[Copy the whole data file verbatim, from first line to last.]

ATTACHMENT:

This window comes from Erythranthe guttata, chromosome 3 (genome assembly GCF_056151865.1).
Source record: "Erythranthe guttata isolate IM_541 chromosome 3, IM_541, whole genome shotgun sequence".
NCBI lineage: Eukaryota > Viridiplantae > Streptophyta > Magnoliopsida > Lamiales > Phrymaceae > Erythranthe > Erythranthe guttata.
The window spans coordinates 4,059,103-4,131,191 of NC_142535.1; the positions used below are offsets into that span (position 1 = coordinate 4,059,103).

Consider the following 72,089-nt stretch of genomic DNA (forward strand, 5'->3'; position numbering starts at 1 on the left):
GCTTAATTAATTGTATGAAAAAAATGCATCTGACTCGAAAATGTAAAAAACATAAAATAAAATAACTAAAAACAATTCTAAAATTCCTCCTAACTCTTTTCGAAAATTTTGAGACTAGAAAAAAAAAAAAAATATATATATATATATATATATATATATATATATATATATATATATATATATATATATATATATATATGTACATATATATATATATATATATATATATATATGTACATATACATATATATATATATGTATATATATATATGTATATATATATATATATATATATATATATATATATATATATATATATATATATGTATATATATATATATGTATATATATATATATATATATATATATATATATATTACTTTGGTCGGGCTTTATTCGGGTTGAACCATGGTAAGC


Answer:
This window comes from Erythranthe guttata, chromosome 3 (genome assembly GCF_056151865.1).
Source record: "Erythranthe guttata isolate IM_541 chromosome 3, IM_541, whole genome shotgun sequence".
NCBI lineage: Eukaryota > Viridiplantae > Streptophyta > Magnoliopsida > Lamiales > Phrymaceae > Erythranthe > Erythranthe guttata.
The window spans coordinates 4,059,103-4,131,191 of NC_142535.1; the positions used below are offsets into that span (position 1 = coordinate 4,059,103).

Consider the following 72,089-nt stretch of genomic DNA (forward strand, 5'->3'; position numbering starts at 1 on the left):
GCTTAATTAATTGTATGAAAAAAATGCATCTGACTCGAAAATGTAAAAAACATAAAATAAAATAACTAAAAACAATTCTAAAATTCCTCCTAACTCTTTTCGAAAATTTTGAGACTAGAAAAAAAAAAAAAATATATATATATATATATATATATATATATATATATATATATATATATATATATATATATATATATATGTACATATATATATATATATATATATATATATATGTACATATACATATATATATATATGTATATATATATATGTATATATATATATATATATATATATATATATATATATATATATATATATATATGTATATATATATATATGTATATATATATATATATATATATATATATATATATTACTTTGGTCGGGCTTTATTCGGGTTGAACCATGGTAAGC